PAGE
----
Theresa Latini is taking a short break from her rotation on The Twelve. While she’s away, we will be hearing from Kate Kooyman. Kate is a minister of the Reformed Church in America who serves in the Christian Reformed Church Office of Social Witness in Grand Rapids, Michigan. Thank you, Kate.
Tremble, O earth, at the presence of the LORD
at the presence of the God of Jacob,
who turns the rock into a pool of water,
the flint into a spring of water. Psalm 114:7-8
Can I get something off my chest?
For a long time, I’ve been a little annoyed by the Christian community’s fixation on clean water. I know that makes me sound like a horrible person. But I felt like every time I said “social justice” I found a church pointing me to their twenty-five wells in Africa—and because of this unilateral focus, they wouldn’t be able to consider signing a statement about immigration, or sending an email to Congress about climate change, or hosting a book study on The New Jim Crow.
Just to defend myself: I love water. I shower in it regularly. I made some into coffee a few minutes ago. When I lived in Honduras, the lack of drinkable tap water was the experience that most regularly reminded me of my privilege. I believe water is a human right. I believe water is a sign of God’s providence for a thirsty people. I care deeply about the senselessness of kids with chronic illness due to water contamination, girls who can’t go to school because they have to trek for miles to a well. Truth be told, I’ve dropped some cash into the clean water coffers myself. Water is a justice issue.
But it has felt to me like “mission: clean water” has done a great job of comforting the American (white) church. But it has not done a great job of teaching us the demands of “doing justice.” It has allowed us to contribute from our vast resources of money and education and cultural superiority to those poor folks across an ocean who have corrupt leaders, inexplicable poverty, and so few tools to solve their own problems. But it has not taught us to question the systems that have created such a need.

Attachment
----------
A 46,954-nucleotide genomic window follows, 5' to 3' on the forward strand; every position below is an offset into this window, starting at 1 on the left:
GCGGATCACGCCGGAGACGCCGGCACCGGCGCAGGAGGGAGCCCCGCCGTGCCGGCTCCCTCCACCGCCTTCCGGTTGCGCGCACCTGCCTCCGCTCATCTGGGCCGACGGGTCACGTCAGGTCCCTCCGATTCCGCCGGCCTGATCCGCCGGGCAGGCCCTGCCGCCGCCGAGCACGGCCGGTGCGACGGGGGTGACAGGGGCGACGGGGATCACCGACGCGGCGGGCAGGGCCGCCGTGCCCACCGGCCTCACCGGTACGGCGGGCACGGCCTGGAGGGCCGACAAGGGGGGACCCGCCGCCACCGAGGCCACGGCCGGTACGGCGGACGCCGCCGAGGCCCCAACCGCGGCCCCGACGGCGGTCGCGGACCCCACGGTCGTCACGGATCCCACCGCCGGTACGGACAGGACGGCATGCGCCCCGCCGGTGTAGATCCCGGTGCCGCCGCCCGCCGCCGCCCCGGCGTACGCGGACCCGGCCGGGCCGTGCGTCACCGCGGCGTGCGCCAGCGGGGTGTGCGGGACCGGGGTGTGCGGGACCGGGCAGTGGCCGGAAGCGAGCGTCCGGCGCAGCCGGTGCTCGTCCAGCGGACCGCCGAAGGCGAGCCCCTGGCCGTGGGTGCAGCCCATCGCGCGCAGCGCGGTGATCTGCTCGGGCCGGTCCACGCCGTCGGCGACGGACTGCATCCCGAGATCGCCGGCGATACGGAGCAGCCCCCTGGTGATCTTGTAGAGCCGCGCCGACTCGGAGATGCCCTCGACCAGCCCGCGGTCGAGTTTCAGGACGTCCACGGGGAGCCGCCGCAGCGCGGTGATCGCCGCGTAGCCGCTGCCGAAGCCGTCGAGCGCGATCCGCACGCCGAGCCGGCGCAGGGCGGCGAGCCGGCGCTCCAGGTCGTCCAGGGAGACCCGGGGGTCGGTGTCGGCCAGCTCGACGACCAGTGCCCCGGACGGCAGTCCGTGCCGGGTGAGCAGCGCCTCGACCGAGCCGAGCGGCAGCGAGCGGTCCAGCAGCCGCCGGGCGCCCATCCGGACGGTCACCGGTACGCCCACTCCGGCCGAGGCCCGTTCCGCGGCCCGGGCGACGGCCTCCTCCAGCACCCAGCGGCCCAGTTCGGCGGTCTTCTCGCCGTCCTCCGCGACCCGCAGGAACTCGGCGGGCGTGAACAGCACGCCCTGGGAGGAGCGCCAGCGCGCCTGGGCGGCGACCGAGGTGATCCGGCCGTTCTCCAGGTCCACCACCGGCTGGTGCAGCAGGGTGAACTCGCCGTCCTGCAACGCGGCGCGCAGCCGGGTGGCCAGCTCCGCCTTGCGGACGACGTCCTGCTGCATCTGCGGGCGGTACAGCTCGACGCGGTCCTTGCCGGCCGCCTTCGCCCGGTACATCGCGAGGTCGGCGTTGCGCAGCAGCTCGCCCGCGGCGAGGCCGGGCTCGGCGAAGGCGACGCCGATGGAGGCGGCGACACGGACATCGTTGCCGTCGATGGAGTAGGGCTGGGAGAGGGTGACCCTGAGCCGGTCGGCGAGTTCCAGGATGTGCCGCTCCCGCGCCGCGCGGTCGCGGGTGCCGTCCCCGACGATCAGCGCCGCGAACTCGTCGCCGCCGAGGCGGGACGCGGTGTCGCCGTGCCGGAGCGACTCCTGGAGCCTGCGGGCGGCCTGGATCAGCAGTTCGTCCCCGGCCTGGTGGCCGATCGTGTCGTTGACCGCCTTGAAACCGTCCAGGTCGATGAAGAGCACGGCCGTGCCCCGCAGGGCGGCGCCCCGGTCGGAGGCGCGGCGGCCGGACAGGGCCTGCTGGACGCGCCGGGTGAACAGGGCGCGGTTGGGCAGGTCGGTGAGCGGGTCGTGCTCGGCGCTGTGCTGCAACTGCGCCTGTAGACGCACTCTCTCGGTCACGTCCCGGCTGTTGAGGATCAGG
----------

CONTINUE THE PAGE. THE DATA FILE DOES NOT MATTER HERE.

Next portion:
The clean water trend feels to me like The Reductive Seduction of Other People’s Problems. When problems are far away, they’re easy to understand and easy to solve. When they’re close by, they’re complex and intractable. Foreign leaders are incompetent. Someone I voted for is probably just misunderstood.
There’s a water crisis in Flint, Michigan. Flint is fifty-five percent African American. Flint is forty percent poor. And Flint’s water is poisoned. By corrupt government leaders in Lansing. The clean water crisis isn’t far off—it is very near. And it is a crisis deeply rooted in racism, in poverty, and in politics. While the solution might not be to drill a well, the need is no less urgent.
I know that Rachel Maddow is outraged. Michael Moore is mobilizing. Hillary’s got a statement out there. But for all our faith-talk about the spirituality of water, for all our glossy pictures of smiling kids at flowing spigots in the African sunshine, I have heard precious little from our churches on this unfathomable breach of trust—the literal poisoning of the well—in our own land.
This is not an issue for liberal pundits—this is an opportunity for people of faith. We know a God of water: the Spirit hovered over it, the Creator separated it, the Restorer placed a rainbow over a flood of it, the Deliverer let the people pass through it, the Savior was baptized in it, and we all came to new life bathed it it.
And justice rolls down like it.
How to get involved:
• Rev. Kristi Kiel (Resurrection Reformed Church in Flint), suggests donations to Carriage Town Ministries. “Every school, nursing home, homeless shelter has been profoundly affected, as they must find clean water for drinking, cooking, hand washing, etc. Carriage Town Ministries is one of the largest ministries for the residents of the city, including two shelters with residential programs, transitional housing, a daily meal program, a food pantry, etc. This crisis has strained their financial resources for many months.”
• Take a critical look at your congregation’s mission and outreach programs to see if there’s a way to more faithfully address systemic injustices both near and far. Consider getting some help from Communities First Association, a local Christian Community Development Association ministry, or the Christian Reformed Office of Social Justice.
• If you’re in Michigan, call your state legislators and ask how they plan to hold the executive branch accountable for this failure of trust.